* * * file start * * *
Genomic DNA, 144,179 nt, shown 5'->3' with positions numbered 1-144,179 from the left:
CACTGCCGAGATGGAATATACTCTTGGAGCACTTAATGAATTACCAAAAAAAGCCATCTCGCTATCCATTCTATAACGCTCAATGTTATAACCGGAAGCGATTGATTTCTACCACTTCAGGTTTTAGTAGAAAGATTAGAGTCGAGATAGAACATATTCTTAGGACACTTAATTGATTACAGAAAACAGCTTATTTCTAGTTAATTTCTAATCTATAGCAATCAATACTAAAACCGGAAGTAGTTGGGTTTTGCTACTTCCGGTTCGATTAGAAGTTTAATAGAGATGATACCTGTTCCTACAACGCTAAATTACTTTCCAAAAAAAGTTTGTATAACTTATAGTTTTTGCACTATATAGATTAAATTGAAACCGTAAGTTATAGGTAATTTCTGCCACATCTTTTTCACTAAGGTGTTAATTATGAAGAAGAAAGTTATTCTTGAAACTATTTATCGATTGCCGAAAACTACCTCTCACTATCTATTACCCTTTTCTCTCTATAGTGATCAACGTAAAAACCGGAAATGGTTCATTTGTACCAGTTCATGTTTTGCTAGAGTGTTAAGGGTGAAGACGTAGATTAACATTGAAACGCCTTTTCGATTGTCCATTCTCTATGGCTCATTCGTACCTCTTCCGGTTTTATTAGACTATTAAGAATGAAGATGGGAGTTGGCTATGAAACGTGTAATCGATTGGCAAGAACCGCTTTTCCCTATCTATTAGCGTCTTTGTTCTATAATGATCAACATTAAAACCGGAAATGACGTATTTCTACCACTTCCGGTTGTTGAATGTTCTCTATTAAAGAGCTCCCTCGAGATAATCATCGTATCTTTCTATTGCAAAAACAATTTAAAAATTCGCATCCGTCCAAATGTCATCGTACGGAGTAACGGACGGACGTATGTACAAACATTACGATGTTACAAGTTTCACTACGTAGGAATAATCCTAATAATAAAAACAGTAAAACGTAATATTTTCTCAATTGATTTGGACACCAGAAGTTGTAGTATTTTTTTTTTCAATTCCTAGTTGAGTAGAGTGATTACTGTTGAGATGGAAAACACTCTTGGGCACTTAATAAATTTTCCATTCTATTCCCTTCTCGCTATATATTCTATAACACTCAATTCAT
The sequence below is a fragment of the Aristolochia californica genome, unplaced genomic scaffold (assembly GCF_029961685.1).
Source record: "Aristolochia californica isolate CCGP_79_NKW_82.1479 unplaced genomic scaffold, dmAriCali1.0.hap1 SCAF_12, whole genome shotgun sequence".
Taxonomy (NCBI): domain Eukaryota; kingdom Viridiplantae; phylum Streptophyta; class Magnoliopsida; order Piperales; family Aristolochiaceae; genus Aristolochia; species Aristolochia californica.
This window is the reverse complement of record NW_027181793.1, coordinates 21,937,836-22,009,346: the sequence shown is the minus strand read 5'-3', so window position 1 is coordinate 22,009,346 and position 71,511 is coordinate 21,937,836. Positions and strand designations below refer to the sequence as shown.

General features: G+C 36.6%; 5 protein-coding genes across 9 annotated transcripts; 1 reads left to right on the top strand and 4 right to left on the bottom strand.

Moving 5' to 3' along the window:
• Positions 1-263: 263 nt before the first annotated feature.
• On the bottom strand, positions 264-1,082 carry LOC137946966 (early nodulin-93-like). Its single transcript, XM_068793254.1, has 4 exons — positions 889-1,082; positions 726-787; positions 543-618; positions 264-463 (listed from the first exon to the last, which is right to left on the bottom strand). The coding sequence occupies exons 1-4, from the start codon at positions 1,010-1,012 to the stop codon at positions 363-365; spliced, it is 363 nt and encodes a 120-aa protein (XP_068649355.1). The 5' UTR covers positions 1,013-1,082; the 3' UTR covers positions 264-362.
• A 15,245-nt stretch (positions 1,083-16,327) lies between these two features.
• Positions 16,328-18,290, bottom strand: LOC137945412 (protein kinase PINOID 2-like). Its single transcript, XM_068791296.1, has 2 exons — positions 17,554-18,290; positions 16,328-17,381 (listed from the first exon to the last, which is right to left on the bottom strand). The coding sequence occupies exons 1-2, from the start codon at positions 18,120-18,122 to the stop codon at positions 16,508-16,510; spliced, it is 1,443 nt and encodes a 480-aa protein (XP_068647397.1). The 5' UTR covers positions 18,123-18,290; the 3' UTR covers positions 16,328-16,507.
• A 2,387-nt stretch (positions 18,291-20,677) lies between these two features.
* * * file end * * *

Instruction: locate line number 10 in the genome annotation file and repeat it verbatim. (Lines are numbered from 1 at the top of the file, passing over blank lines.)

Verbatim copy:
• On the bottom strand, positions 264-1,082 carry LOC137946966 (early nodulin-93-like). Its single transcript, XM_068793254.1, has 4 exons — positions 889-1,082; positions 726-787; positions 543-618; positions 264-463 (listed from the first exon to the last, which is right to left on the bottom strand). The coding sequence occupies exons 1-4, from the start codon at positions 1,010-1,012 to the stop codon at positions 363-365; spliced, it is 363 nt and encodes a 120-aa protein (XP_068649355.1). The 5' UTR covers positions 1,013-1,082; the 3' UTR covers positions 264-362.